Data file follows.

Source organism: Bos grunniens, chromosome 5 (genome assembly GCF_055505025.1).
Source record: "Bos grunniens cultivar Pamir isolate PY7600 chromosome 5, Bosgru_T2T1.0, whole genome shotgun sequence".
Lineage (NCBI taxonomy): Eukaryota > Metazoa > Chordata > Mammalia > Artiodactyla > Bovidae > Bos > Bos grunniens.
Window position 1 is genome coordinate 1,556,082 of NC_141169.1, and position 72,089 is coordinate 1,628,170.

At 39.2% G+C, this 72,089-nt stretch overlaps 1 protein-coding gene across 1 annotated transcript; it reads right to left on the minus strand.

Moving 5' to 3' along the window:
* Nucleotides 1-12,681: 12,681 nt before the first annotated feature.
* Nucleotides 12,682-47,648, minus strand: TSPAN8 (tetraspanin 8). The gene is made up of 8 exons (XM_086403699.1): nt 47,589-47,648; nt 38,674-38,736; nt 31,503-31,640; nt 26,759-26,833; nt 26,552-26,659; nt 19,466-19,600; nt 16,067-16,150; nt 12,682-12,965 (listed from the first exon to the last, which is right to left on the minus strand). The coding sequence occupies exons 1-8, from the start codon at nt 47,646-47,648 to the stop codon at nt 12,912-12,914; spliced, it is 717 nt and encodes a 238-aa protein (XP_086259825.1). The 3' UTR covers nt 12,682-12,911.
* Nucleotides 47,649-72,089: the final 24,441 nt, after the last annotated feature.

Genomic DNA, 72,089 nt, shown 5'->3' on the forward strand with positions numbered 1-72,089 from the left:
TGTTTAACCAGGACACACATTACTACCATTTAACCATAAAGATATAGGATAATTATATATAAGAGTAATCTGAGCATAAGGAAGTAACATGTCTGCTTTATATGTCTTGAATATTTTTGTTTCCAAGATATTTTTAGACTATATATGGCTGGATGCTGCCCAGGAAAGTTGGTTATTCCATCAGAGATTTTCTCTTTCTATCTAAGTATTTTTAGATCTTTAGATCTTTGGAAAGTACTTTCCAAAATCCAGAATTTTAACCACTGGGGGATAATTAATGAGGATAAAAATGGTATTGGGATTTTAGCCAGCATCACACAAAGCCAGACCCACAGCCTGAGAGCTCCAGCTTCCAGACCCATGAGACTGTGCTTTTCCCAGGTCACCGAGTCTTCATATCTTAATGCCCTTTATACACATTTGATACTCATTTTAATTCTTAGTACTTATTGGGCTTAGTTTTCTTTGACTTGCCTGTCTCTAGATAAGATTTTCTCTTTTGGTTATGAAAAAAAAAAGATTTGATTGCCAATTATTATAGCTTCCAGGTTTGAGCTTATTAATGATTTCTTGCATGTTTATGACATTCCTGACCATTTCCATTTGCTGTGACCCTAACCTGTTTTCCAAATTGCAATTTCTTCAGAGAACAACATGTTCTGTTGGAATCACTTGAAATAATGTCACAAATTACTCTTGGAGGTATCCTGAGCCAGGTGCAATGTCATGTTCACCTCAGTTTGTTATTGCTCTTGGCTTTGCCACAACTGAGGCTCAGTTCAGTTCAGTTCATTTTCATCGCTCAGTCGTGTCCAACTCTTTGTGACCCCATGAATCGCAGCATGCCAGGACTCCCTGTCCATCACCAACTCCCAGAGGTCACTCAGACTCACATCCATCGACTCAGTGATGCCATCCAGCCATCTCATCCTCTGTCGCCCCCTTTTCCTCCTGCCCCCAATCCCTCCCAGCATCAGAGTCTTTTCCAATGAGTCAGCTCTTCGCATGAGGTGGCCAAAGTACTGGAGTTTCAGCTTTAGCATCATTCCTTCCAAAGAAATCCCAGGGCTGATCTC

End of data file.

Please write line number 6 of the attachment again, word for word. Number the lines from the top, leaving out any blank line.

Moving 5' to 3' along the window: